Removing Wallpaper –
Prior to the 1990’s and even during much of the 90’s wallpaper was a hot item for homeowners. Wallpaper hangers made a lot of money selling their professional services to customers. Today, painters are reaping the benefits of that era as painters are being called on to now remove those wallpaper hangings.
The two standard methods of removing wallpaper is by using a wallpaper steamer and literally steaming the paper right off the wall. The other method is using a product called DIF which can be sprayed, rolled, or brushed on the wall and helps remove the paper and glue on the wall.
Though these methods work [and I am defining work loosely], they are not the most effective way. In fact, there are several problems that arise from these methods.
1. The scrapers have a tendency to gouge the wall thus creating divots, dings, and scratches on the wall that later need to be filled with drywall mud.
2. The steamer and DIF both inject the wall with a great deal of moisture, which has to dry out well before applying paint. And in some cases I have seen the paper on the drywall board start to be removed, which you do not want to have happen.
3. Removing wallpaper makes a huge mess. If areas of the floor are not covered up completely, you are going to have wet, glue paper all of counter tops, floors, carpet, baseboard, and frames. If that wet, glue paper dries on those surfaces that you have a bigger problem on your hands.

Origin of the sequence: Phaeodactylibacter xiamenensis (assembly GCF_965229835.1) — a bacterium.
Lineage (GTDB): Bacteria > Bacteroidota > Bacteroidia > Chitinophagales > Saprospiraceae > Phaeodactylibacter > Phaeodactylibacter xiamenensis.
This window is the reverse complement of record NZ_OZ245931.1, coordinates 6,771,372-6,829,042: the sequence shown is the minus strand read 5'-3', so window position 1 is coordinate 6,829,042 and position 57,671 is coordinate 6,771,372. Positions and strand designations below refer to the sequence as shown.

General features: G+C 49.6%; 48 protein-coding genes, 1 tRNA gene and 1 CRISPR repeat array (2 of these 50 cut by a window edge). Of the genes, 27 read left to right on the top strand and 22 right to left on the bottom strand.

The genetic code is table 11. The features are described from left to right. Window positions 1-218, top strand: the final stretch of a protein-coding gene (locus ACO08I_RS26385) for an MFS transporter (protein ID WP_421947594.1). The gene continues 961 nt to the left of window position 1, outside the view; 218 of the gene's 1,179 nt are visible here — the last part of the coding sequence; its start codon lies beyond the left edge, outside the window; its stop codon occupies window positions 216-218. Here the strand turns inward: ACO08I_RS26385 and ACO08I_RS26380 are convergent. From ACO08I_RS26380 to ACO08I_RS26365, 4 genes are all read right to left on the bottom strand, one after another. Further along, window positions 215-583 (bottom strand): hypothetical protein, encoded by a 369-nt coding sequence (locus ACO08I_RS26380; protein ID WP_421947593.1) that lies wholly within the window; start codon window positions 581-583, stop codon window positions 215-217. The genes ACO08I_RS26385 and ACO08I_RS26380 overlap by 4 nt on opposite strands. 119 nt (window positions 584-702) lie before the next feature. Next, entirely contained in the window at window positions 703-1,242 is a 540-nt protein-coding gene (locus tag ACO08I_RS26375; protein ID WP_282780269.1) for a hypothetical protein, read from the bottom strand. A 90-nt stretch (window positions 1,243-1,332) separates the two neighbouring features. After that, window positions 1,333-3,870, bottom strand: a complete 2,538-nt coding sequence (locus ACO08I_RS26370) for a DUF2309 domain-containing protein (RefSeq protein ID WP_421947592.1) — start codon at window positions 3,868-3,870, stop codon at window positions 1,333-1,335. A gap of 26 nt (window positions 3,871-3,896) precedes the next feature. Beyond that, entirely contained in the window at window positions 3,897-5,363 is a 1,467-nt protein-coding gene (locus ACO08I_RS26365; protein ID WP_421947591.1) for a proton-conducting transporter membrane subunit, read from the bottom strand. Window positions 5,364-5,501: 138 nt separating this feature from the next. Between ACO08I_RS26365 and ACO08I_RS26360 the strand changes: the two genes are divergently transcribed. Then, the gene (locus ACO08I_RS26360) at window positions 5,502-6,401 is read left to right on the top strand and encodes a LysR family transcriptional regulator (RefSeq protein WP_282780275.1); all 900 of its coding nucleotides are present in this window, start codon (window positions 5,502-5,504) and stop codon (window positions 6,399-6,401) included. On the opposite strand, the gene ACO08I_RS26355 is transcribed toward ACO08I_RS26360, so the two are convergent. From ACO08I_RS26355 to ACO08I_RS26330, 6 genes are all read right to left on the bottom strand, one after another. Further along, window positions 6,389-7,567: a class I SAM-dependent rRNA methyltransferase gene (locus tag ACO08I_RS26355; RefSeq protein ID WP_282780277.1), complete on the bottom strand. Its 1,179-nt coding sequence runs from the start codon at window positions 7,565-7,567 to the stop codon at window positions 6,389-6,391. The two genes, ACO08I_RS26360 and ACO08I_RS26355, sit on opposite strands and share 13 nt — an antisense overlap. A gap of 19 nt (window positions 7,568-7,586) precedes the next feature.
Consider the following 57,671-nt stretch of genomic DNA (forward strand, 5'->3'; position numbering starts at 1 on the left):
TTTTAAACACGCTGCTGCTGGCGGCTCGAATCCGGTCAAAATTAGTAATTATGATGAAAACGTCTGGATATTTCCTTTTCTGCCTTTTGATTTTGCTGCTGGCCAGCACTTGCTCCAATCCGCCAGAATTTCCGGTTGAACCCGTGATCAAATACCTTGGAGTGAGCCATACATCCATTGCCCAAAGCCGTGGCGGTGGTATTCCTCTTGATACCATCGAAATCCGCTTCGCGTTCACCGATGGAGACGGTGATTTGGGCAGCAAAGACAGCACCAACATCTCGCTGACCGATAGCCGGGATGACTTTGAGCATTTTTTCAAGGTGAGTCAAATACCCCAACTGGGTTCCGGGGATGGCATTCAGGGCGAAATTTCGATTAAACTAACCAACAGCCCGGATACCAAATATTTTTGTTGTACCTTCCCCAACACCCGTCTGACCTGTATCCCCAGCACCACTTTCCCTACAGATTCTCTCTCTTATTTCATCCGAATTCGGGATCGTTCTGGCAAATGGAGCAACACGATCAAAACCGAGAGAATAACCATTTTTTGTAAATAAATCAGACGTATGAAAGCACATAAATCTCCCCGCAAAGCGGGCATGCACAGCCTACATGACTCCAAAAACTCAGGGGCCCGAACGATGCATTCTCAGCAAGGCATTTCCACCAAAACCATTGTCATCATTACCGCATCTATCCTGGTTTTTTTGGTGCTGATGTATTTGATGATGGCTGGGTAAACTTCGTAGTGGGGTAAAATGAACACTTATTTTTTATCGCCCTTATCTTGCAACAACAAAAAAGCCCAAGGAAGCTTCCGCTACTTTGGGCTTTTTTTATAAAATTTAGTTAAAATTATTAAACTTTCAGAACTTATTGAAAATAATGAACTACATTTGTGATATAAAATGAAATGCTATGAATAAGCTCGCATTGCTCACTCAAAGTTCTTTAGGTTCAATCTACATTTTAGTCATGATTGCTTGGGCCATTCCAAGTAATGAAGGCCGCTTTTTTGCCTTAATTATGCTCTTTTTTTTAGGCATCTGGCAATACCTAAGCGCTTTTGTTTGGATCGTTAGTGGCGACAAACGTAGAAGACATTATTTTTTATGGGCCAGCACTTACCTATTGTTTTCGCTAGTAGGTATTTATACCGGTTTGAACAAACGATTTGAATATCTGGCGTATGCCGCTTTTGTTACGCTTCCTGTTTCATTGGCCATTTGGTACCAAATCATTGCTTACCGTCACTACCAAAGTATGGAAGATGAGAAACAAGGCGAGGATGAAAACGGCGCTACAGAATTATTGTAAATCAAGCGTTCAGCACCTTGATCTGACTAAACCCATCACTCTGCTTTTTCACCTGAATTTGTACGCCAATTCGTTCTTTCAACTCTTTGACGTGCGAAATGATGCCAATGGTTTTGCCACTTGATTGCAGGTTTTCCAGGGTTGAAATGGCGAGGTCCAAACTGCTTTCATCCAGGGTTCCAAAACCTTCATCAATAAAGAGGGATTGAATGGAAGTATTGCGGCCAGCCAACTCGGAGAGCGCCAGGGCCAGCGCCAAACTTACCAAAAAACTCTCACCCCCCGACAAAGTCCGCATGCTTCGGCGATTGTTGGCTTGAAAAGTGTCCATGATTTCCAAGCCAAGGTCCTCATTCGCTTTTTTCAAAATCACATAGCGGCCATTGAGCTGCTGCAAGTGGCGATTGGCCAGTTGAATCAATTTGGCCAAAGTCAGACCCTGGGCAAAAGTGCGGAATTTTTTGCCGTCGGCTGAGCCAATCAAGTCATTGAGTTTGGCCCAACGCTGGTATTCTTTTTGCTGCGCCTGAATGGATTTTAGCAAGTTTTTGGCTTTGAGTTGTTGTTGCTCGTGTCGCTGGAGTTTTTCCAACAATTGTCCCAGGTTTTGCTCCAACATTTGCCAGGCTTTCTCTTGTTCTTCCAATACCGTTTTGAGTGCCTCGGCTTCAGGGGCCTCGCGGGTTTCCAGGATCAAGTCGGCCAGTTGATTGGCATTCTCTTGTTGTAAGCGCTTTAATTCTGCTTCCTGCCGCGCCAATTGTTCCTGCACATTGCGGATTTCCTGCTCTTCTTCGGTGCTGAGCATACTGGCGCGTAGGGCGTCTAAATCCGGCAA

4. Lastly, even after the paper is off, it is just as hard, if not harder, to remove the glue and that is hard to see. We have had projects before where we thought all the glue was off and we painted, only to have the glue bleed through the paint. And that created even more work for us.
I believe those four reasons are enough evidence to prove that another method should be used of which we have been using for almost the last decade. Here they are in order:
1. Remove any loose paper from the wall, but only the loose paper. The rest of the paper stays on the wall.
2. Prime the walls with an oil based primer/sealer. The average homeowner’s concern here is that the paper will bubble. If we used a water-based/latex primer this would be the case because water-based paint has moisture in it like the steamer and DIF. However, the oil based primer is a sealer. The sealer seals the paper to the wall so that is does not bubble. The oil based primer does the exact opposite effect of the steamer, DIF or water-based paint.
3. We then drywall mud the seams.
4. After that dries, we sand the drywall mud and the entire wallpaper area.
5. Then we prime the walls again with the oil based primer to ensure the walls have been completely sealed. This step is perhaps a bit overkill, but it puts the customers mind to rest that the walls have been completely sealed.
6. Lastly, we apply the finish coat.
When GreenWay is finished, you have brand new walls where there was previously wallpaper. You can be assured that all areas of your walls have been sealed, smoothed, sanded and finish coated. You can be assured that this saves you money because the method is faster than removing the paper. I have never been called back to a job yet where we have used this method because it really does work. Give GreenWay Painting a call if you need your wall paper removed and see your walls transformed right before your own eyes.